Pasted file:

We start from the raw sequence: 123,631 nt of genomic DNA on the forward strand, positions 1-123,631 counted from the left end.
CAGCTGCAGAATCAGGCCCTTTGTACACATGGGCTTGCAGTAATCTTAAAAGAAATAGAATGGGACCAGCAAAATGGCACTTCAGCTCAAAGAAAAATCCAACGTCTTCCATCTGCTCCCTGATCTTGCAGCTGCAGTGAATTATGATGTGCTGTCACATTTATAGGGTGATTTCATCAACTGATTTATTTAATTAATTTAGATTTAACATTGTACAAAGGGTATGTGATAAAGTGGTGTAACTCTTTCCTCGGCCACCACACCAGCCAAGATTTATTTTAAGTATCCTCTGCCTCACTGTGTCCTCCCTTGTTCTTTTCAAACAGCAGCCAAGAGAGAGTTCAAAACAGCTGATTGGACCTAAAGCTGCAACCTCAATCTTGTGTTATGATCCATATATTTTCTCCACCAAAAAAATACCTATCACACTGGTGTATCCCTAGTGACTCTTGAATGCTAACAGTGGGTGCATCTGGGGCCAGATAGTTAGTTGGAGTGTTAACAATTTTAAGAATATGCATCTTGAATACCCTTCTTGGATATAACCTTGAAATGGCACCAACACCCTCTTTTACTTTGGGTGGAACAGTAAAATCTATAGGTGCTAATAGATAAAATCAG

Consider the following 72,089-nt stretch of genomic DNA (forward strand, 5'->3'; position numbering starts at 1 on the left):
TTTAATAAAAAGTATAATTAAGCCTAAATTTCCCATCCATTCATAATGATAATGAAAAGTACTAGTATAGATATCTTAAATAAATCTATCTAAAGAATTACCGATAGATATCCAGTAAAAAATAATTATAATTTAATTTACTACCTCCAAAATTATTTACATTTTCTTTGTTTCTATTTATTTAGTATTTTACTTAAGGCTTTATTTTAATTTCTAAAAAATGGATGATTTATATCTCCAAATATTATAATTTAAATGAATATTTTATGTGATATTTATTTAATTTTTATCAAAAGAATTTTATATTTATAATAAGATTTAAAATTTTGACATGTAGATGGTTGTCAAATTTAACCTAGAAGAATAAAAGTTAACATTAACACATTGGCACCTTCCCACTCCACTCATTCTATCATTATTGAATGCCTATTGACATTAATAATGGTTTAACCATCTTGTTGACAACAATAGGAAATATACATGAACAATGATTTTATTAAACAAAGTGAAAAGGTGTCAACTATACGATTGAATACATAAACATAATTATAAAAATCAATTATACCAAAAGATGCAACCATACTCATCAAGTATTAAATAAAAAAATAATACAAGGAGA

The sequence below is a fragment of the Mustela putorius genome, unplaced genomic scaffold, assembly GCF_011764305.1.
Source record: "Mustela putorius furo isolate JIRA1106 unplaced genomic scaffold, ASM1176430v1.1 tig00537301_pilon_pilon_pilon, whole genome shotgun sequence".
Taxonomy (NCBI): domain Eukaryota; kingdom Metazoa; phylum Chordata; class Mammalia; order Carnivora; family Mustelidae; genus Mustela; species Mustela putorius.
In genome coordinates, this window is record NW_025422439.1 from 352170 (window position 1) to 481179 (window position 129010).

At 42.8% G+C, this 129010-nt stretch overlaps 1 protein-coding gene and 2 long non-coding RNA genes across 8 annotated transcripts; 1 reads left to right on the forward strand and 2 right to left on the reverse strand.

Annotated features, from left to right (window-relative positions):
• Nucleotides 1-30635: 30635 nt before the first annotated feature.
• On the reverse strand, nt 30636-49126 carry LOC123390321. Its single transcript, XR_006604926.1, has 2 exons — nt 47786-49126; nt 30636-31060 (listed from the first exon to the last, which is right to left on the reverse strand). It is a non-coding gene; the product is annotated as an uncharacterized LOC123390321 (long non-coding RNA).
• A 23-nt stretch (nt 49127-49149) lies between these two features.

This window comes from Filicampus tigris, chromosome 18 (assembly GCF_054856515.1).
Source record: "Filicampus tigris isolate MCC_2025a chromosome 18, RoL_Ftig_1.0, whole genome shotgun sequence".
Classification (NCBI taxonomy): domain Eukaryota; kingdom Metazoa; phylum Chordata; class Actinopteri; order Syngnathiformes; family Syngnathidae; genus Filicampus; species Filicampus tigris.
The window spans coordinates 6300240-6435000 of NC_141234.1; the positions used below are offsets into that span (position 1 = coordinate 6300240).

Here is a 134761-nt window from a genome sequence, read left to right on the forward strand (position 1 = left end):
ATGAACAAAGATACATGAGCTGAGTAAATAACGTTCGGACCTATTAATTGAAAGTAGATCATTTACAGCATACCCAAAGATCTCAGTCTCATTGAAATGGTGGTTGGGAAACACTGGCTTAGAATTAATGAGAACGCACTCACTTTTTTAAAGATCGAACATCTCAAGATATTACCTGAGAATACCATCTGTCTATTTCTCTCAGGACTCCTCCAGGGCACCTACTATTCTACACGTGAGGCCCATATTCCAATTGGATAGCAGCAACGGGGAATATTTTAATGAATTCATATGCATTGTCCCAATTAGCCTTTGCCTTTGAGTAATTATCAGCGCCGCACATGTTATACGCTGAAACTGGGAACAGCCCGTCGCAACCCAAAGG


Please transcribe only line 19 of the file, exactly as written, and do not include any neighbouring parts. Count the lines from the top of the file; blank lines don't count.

ATGAACAAAGATACATGAGCTGAGTAAATAACGTTCGGACCTATTAATTGAAAGTAGATCATTTACAGCATACCCAAAGATCTCAGTCTCATTGAAATGGTGGTTGGGAAACACTGGCTTAGAATTAATGAGAACGCACTCACTTTTTTAAAGATCGAACATCTCAAGATATTACCTGAGAATACCATCTGTCTATTTCTCTCAGGACTCCTCCAGGGCACCTACTATTCTACACGTGAGGCCCATATTCCAATTGGATAGCAGCAACGGGGAATATTTTAATGAATTCATATGCATTGTCCCAATTAGCCTTTGCCTTTGAGTAATTATCAGCGCCGCACATGTTATACGCTGAAACTGGGAACAGCCCGTCGCAACCCAAAGG